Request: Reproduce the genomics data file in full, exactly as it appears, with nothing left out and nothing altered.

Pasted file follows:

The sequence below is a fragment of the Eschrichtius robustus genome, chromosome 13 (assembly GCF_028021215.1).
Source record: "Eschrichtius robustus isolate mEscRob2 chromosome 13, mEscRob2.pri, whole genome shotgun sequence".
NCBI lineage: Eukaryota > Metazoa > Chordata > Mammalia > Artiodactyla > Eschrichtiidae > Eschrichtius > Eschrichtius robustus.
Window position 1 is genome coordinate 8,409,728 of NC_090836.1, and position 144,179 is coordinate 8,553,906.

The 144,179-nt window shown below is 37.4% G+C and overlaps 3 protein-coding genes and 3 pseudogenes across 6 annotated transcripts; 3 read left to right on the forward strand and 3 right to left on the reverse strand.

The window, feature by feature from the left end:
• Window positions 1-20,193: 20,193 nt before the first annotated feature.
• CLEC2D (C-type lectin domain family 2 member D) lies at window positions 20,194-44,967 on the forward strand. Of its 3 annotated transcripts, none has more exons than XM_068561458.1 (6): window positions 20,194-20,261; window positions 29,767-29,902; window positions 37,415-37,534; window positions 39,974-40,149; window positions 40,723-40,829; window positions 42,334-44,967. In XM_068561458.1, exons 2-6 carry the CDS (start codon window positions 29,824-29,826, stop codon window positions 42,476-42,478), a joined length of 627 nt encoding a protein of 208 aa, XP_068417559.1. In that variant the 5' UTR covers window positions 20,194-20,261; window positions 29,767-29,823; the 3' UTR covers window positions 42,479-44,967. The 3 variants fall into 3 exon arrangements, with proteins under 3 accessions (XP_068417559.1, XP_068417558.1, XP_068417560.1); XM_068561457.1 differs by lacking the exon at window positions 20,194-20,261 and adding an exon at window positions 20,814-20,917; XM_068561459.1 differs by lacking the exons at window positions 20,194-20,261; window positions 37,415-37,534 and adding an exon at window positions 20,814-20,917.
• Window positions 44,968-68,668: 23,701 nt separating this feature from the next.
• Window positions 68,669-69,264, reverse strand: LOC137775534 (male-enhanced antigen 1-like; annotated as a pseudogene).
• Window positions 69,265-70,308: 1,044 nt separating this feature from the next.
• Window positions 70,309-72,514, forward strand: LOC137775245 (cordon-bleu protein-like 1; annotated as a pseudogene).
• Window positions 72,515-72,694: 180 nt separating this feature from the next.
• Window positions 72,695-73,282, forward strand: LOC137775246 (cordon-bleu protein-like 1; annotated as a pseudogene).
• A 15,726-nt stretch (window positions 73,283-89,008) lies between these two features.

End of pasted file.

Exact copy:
The sequence below is a fragment of the Eschrichtius robustus genome, chromosome 13 (assembly GCF_028021215.1).
Source record: "Eschrichtius robustus isolate mEscRob2 chromosome 13, mEscRob2.pri, whole genome shotgun sequence".
NCBI lineage: Eukaryota > Metazoa > Chordata > Mammalia > Artiodactyla > Eschrichtiidae > Eschrichtius > Eschrichtius robustus.
Window position 1 is genome coordinate 8,409,728 of NC_090836.1, and position 144,179 is coordinate 8,553,906.

The 144,179-nt window shown below is 37.4% G+C and overlaps 3 protein-coding genes and 3 pseudogenes across 6 annotated transcripts; 3 read left to right on the forward strand and 3 right to left on the reverse strand.

The window, feature by feature from the left end:
• Window positions 1-20,193: 20,193 nt before the first annotated feature.
• CLEC2D (C-type lectin domain family 2 member D) lies at window positions 20,194-44,967 on the forward strand. Of its 3 annotated transcripts, none has more exons than XM_068561458.1 (6): window positions 20,194-20,261; window positions 29,767-29,902; window positions 37,415-37,534; window positions 39,974-40,149; window positions 40,723-40,829; window positions 42,334-44,967. In XM_068561458.1, exons 2-6 carry the CDS (start codon window positions 29,824-29,826, stop codon window positions 42,476-42,478), a joined length of 627 nt encoding a protein of 208 aa, XP_068417559.1. In that variant the 5' UTR covers window positions 20,194-20,261; window positions 29,767-29,823; the 3' UTR covers window positions 42,479-44,967. The 3 variants fall into 3 exon arrangements, with proteins under 3 accessions (XP_068417559.1, XP_068417558.1, XP_068417560.1); XM_068561457.1 differs by lacking the exon at window positions 20,194-20,261 and adding an exon at window positions 20,814-20,917; XM_068561459.1 differs by lacking the exons at window positions 20,194-20,261; window positions 37,415-37,534 and adding an exon at window positions 20,814-20,917.
• Window positions 44,968-68,668: 23,701 nt separating this feature from the next.
• Window positions 68,669-69,264, reverse strand: LOC137775534 (male-enhanced antigen 1-like; annotated as a pseudogene).
• Window positions 69,265-70,308: 1,044 nt separating this feature from the next.
• Window positions 70,309-72,514, forward strand: LOC137775245 (cordon-bleu protein-like 1; annotated as a pseudogene).
• Window positions 72,515-72,694: 180 nt separating this feature from the next.
• Window positions 72,695-73,282, forward strand: LOC137775246 (cordon-bleu protein-like 1; annotated as a pseudogene).
• A 15,726-nt stretch (window positions 73,283-89,008) lies between these two features.